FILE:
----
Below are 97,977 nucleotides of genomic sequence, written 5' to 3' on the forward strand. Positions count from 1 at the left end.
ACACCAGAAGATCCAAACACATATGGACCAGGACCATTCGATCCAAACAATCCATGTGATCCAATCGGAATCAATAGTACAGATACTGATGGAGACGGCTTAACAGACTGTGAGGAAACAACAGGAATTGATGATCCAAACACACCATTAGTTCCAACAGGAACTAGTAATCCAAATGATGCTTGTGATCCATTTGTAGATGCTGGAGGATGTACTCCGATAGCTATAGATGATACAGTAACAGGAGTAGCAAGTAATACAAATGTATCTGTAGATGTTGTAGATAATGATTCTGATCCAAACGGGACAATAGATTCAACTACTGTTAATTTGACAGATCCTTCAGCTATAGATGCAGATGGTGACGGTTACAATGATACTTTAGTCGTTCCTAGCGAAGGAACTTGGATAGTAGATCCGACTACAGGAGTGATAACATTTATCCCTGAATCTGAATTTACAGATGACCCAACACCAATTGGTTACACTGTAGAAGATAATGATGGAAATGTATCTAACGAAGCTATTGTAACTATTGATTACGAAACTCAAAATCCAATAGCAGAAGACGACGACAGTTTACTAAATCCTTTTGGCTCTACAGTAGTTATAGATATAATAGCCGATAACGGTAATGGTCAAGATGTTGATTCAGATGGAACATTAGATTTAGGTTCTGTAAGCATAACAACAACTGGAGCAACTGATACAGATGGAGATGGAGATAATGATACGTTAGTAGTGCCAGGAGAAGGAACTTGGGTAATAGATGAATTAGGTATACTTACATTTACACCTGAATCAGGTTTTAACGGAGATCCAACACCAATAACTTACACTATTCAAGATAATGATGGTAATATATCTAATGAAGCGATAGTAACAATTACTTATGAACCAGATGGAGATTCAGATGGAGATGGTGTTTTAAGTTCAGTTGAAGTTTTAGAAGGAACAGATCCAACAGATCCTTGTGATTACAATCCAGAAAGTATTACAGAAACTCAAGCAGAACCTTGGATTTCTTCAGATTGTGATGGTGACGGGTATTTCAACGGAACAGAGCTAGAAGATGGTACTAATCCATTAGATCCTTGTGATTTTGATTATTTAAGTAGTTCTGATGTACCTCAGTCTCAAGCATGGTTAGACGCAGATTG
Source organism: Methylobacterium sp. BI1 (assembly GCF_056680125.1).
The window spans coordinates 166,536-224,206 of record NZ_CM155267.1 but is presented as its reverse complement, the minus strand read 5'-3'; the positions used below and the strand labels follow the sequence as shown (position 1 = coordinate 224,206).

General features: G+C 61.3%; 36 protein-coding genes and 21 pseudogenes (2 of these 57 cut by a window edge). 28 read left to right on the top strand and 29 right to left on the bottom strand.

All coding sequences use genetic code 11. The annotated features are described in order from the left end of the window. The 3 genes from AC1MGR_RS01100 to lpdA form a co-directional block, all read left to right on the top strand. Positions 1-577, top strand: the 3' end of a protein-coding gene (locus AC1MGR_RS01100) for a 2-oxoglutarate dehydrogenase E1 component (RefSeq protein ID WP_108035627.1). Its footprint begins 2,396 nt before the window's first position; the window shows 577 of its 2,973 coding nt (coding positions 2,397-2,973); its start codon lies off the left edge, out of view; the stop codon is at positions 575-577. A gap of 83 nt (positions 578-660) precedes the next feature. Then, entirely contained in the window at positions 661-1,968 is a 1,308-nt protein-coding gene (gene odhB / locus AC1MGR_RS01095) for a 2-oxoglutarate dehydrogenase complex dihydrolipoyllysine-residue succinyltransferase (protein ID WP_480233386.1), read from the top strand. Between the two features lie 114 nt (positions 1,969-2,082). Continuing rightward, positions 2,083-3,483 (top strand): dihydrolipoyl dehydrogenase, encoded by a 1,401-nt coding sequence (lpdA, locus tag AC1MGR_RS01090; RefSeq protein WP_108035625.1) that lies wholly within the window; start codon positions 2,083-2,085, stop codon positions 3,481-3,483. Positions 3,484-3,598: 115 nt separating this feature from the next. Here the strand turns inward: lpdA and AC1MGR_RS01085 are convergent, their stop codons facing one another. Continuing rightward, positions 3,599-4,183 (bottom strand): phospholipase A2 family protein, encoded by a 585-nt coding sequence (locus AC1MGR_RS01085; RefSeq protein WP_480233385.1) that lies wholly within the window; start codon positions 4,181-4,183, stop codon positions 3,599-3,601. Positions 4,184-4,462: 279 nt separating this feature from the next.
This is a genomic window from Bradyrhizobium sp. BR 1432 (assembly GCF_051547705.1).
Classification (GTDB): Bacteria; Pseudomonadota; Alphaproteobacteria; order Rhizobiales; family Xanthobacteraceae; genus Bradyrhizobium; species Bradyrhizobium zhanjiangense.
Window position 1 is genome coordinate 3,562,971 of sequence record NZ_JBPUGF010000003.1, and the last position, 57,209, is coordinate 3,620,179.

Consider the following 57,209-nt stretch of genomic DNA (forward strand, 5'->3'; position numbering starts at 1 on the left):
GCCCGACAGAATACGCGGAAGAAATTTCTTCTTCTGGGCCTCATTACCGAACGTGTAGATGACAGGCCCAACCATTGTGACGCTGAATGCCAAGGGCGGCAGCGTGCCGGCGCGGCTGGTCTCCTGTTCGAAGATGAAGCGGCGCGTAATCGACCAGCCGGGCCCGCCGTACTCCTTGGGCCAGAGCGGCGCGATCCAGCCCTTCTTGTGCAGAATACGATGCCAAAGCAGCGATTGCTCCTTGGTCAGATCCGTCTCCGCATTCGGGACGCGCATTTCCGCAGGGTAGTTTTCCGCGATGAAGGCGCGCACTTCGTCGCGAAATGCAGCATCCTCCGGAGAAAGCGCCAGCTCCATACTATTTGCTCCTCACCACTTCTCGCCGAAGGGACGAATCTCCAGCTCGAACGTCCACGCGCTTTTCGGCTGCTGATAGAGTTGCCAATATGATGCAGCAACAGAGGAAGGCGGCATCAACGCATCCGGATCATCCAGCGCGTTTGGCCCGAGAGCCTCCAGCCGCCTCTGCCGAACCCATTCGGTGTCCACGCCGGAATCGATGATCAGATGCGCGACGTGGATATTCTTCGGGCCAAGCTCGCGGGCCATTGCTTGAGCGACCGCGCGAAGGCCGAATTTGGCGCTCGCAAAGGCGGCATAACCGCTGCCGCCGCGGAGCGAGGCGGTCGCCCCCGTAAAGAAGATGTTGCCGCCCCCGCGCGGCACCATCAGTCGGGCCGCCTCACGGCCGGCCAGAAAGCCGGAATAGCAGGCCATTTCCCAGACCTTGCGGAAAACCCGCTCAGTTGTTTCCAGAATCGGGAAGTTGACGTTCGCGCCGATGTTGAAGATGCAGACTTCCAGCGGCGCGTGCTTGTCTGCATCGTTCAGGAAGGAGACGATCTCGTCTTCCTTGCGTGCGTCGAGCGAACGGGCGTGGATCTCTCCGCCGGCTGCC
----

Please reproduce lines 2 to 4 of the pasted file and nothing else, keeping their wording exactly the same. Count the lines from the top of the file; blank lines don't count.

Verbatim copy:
ACACCAGAAGATCCAAACACATATGGACCAGGACCATTCGATCCAAACAATCCATGTGATCCAATCGGAATCAATAGTACAGATACTGATGGAGACGGCTTAACAGACTGTGAGGAAACAACAGGAATTGATGATCCAAACACACCATTAGTTCCAACAGGAACTAGTAATCCAAATGATGCTTGTGATCCATTTGTAGATGCTGGAGGATGTACTCCGATAGCTATAGATGATACAGTAACAGGAGTAGCAAGTAATACAAATGTATCTGTAGATGTTGTAGATAATGATTCTGATCCAAACGGGACAATAGATTCAACTACTGTTAATTTGACAGATCCTTCAGCTATAGATGCAGATGGTGACGGTTACAATGATACTTTAGTCGTTCCTAGCGAAGGAACTTGGATAGTAGATCCGACTACAGGAGTGATAACATTTATCCCTGAATCTGAATTTACAGATGACCCAACACCAATTGGTTACACTGTAGAAGATAATGATGGAAATGTATCTAACGAAGCTATTGTAACTATTGATTACGAAACTCAAAATCCAATAGCAGAAGACGACGACAGTTTACTAAATCCTTTTGGCTCTACAGTAGTTATAGATATAATAGCCGATAACGGTAATGGTCAAGATGTTGATTCAGATGGAACATTAGATTTAGGTTCTGTAAGCATAACAACAACTGGAGCAACTGATACAGATGGAGATGGAGATAATGATACGTTAGTAGTGCCAGGAGAAGGAACTTGGGTAATAGATGAATTAGGTATACTTACATTTACACCTGAATCAGGTTTTAACGGAGATCCAACACCAATAACTTACACTATTCAAGATAATGATGGTAATATATCTAATGAAGCGATAGTAACAATTACTTATGAACCAGATGGAGATTCAGATGGAGATGGTGTTTTAAGTTCAGTTGAAGTTTTAGAAGGAACAGATCCAACAGATCCTTGTGATTACAATCCAGAAAGTATTACAGAAACTCAAGCAGAACCTTGGATTTCTTCAGATTGTGATGGTGACGGGTATTTCAACGGAACAGAGCTAGAAGATGGTACTAATCCATTAGATCCTTGTGATTTTGATTATTTAAGTAGTTCTGATGTACCTCAGTCTCAAGCATGGTTAGACGCAGATTG
Source organism: Methylobacterium sp. BI1 (assembly GCF_056680125.1).
The window spans coordinates 166,536-224,206 of record NZ_CM155267.1 but is presented as its reverse complement, the minus strand read 5'-3'; the positions used below and the strand labels follow the sequence as shown (position 1 = coordinate 224,206).